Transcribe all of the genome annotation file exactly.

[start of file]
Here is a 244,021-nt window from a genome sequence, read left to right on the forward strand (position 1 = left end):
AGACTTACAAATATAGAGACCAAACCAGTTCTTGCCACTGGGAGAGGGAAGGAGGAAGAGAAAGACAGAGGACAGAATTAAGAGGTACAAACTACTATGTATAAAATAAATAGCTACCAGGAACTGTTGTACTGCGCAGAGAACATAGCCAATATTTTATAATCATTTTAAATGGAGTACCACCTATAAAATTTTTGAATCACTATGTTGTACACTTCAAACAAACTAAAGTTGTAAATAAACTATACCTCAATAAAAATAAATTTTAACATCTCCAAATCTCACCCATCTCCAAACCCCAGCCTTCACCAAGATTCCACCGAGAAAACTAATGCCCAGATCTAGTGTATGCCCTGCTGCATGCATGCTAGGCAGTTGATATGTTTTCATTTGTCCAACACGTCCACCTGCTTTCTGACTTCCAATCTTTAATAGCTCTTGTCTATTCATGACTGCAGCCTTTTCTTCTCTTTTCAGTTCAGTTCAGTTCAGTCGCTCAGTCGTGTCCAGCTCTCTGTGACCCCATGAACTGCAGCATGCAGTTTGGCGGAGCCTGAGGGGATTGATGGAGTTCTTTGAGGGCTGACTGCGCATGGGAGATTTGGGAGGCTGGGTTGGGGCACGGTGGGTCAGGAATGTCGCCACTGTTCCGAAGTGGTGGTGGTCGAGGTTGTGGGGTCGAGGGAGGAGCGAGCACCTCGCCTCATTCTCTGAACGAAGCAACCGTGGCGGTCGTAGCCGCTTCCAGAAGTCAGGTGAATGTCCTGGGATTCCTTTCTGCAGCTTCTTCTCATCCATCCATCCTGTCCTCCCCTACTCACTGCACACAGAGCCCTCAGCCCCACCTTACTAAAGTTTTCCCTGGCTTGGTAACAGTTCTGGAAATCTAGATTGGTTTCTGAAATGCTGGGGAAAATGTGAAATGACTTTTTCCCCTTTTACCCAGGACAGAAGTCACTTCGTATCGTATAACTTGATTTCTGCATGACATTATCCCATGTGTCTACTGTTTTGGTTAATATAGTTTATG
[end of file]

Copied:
Here is a 244,021-nt window from a genome sequence, read left to right on the forward strand (position 1 = left end):
AGACTTACAAATATAGAGACCAAACCAGTTCTTGCCACTGGGAGAGGGAAGGAGGAAGAGAAAGACAGAGGACAGAATTAAGAGGTACAAACTACTATGTATAAAATAAATAGCTACCAGGAACTGTTGTACTGCGCAGAGAACATAGCCAATATTTTATAATCATTTTAAATGGAGTACCACCTATAAAATTTTTGAATCACTATGTTGTACACTTCAAACAAACTAAAGTTGTAAATAAACTATACCTCAATAAAAATAAATTTTAACATCTCCAAATCTCACCCATCTCCAAACCCCAGCCTTCACCAAGATTCCACCGAGAAAACTAATGCCCAGATCTAGTGTATGCCCTGCTGCATGCATGCTAGGCAGTTGATATGTTTTCATTTGTCCAACACGTCCACCTGCTTTCTGACTTCCAATCTTTAATAGCTCTTGTCTATTCATGACTGCAGCCTTTTCTTCTCTTTTCAGTTCAGTTCAGTTCAGTCGCTCAGTCGTGTCCAGCTCTCTGTGACCCCATGAACTGCAGCATGCAGTTTGGCGGAGCCTGAGGGGATTGATGGAGTTCTTTGAGGGCTGACTGCGCATGGGAGATTTGGGAGGCTGGGTTGGGGCACGGTGGGTCAGGAATGTCGCCACTGTTCCGAAGTGGTGGTGGTCGAGGTTGTGGGGTCGAGGGAGGAGCGAGCACCTCGCCTCATTCTCTGAACGAAGCAACCGTGGCGGTCGTAGCCGCTTCCAGAAGTCAGGTGAATGTCCTGGGATTCCTTTCTGCAGCTTCTTCTCATCCATCCATCCTGTCCTCCCCTACTCACTGCACACAGAGCCCTCAGCCCCACCTTACTAAAGTTTTCCCTGGCTTGGTAACAGTTCTGGAAATCTAGATTGGTTTCTGAAATGCTGGGGAAAATGTGAAATGACTTTTTCCCCTTTTACCCAGGACAGAAGTCACTTCGTATCGTATAACTTGATTTCTGCATGACATTATCCCATGTGTCTACTGTTTTGGTTAATATAGTTTATG